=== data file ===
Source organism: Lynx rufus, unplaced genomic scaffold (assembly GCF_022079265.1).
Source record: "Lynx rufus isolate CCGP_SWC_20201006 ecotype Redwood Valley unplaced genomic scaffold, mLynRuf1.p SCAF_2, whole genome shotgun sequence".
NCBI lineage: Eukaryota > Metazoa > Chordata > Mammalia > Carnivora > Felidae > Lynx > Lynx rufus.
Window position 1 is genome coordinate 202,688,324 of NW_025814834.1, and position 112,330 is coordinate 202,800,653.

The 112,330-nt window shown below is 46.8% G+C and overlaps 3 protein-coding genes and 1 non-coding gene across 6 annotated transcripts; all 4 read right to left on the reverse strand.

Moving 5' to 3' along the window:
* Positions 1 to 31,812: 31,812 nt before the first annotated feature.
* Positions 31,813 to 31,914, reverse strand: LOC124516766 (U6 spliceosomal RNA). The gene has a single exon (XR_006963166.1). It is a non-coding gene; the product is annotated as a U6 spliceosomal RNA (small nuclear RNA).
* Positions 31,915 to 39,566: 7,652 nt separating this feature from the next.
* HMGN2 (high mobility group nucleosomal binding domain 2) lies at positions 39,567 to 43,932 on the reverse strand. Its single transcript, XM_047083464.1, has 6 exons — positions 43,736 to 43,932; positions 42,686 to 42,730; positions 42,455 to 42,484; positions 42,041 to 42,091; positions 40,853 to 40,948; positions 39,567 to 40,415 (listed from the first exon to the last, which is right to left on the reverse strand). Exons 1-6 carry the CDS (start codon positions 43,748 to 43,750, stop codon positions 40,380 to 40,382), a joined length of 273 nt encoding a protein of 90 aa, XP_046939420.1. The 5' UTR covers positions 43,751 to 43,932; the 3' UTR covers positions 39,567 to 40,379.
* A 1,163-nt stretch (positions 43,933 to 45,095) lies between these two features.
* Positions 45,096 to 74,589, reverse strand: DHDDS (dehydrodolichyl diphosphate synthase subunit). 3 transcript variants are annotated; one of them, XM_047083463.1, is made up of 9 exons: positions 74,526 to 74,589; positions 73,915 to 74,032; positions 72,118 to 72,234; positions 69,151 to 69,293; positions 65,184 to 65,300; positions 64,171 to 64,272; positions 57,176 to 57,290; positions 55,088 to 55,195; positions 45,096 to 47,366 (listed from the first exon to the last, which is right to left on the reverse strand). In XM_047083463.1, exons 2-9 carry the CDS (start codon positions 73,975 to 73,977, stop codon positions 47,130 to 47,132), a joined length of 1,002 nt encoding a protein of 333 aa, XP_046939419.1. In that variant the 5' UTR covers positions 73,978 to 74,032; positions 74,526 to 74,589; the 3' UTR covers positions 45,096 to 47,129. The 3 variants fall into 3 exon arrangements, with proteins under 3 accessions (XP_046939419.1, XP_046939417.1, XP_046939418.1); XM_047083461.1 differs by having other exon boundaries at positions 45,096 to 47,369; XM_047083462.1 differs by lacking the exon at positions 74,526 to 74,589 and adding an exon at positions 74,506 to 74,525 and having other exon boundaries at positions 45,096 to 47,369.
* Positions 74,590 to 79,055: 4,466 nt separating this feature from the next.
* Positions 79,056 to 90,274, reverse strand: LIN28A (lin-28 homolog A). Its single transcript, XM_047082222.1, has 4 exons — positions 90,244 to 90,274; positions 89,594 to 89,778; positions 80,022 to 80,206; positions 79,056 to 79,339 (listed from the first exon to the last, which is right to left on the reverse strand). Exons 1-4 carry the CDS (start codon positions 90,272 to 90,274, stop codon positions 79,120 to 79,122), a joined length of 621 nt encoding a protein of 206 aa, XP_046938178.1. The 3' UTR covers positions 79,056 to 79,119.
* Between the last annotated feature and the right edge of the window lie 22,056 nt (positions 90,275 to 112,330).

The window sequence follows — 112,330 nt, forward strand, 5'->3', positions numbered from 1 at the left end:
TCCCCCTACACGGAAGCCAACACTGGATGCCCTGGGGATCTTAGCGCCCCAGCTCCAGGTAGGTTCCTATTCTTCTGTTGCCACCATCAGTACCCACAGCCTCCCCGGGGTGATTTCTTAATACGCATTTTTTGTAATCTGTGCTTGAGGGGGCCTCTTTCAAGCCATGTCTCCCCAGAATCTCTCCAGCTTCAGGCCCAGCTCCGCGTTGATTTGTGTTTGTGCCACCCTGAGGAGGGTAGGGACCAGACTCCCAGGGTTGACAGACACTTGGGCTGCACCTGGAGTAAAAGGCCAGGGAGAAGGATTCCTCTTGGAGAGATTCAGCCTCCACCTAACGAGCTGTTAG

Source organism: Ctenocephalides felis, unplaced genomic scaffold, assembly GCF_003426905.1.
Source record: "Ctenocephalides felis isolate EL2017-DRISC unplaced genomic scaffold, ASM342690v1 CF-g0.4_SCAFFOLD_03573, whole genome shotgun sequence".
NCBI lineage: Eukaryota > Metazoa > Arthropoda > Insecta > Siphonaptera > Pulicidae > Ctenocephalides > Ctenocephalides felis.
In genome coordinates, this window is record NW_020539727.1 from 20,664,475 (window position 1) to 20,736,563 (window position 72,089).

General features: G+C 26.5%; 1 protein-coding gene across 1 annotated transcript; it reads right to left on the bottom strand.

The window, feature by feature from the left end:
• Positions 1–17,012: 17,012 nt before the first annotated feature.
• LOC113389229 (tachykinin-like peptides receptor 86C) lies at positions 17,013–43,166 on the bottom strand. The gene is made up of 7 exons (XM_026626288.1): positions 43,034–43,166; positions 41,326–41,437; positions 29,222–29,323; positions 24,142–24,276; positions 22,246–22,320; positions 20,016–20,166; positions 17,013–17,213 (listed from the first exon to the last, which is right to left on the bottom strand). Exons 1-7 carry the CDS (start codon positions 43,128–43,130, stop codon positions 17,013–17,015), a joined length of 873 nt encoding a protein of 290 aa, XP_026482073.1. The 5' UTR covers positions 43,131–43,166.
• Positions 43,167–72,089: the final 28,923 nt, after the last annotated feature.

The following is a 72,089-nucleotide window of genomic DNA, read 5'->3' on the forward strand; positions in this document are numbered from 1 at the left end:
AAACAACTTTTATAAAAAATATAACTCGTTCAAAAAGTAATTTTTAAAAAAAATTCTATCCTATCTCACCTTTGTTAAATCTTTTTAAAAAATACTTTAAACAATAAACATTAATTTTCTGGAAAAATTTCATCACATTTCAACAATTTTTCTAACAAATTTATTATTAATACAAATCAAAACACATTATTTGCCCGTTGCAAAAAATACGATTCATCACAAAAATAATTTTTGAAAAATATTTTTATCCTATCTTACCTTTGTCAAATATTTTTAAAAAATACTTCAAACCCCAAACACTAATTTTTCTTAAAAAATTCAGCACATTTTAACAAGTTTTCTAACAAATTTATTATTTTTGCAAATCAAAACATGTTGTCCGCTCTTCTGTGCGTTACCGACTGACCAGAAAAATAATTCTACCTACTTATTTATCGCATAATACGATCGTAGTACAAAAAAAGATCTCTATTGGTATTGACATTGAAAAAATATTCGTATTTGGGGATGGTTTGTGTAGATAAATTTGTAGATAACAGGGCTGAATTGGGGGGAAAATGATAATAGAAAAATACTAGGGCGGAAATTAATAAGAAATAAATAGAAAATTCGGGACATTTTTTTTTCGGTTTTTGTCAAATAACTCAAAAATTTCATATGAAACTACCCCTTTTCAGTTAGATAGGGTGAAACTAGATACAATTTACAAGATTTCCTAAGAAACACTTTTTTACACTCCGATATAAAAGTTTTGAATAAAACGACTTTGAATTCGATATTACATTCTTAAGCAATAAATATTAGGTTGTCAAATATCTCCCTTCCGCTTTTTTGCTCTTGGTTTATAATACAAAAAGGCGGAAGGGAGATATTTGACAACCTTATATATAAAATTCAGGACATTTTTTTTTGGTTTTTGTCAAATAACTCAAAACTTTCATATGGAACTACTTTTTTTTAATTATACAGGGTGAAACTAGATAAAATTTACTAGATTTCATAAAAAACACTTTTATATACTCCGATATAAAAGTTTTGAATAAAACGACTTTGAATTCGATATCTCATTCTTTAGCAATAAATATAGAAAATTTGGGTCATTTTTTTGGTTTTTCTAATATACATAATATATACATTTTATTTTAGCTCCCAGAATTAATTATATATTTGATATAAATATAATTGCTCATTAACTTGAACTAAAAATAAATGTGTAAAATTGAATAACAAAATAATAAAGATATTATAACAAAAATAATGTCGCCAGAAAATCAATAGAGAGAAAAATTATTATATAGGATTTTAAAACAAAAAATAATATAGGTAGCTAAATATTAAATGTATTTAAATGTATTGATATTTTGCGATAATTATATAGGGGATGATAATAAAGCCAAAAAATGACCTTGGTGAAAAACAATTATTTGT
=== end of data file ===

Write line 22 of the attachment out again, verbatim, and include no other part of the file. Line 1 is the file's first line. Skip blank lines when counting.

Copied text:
General features: G+C 26.5%; 1 protein-coding gene across 1 annotated transcript; it reads right to left on the bottom strand.